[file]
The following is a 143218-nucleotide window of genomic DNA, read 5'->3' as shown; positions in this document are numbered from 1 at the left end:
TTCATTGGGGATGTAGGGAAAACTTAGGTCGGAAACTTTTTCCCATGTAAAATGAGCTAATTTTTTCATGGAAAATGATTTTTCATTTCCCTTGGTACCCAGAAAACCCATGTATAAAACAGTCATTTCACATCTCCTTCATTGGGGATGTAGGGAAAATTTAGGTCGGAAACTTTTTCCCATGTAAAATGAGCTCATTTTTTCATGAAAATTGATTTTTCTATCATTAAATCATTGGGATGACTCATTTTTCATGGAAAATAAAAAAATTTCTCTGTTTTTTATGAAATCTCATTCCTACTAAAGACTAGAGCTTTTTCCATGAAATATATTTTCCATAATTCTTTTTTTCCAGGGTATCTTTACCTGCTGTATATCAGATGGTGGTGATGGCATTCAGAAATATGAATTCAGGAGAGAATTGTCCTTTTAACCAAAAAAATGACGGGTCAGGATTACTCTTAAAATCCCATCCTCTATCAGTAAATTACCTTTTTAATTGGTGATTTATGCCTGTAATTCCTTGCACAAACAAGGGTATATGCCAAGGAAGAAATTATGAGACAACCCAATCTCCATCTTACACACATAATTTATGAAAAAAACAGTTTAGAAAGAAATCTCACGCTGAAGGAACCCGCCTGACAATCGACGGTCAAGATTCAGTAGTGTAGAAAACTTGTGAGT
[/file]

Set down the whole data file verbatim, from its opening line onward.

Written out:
The following is a 143218-nucleotide window of genomic DNA, read 5'->3' as shown; positions in this document are numbered from 1 at the left end:
TTCATTGGGGATGTAGGGAAAACTTAGGTCGGAAACTTTTTCCCATGTAAAATGAGCTAATTTTTTCATGGAAAATGATTTTTCATTTCCCTTGGTACCCAGAAAACCCATGTATAAAACAGTCATTTCACATCTCCTTCATTGGGGATGTAGGGAAAATTTAGGTCGGAAACTTTTTCCCATGTAAAATGAGCTCATTTTTTCATGAAAATTGATTTTTCTATCATTAAATCATTGGGATGACTCATTTTTCATGGAAAATAAAAAAATTTCTCTGTTTTTTATGAAATCTCATTCCTACTAAAGACTAGAGCTTTTTCCATGAAATATATTTTCCATAATTCTTTTTTTCCAGGGTATCTTTACCTGCTGTATATCAGATGGTGGTGATGGCATTCAGAAATATGAATTCAGGAGAGAATTGTCCTTTTAACCAAAAAAATGACGGGTCAGGATTACTCTTAAAATCCCATCCTCTATCAGTAAATTACCTTTTTAATTGGTGATTTATGCCTGTAATTCCTTGCACAAACAAGGGTATATGCCAAGGAAGAAATTATGAGACAACCCAATCTCCATCTTACACACATAATTTATGAAAAAAACAGTTTAGAAAGAAATCTCACGCTGAAGGAACCCGCCTGACAATCGACGGTCAAGATTCAGTAGTGTAGAAAACTTGTGAGT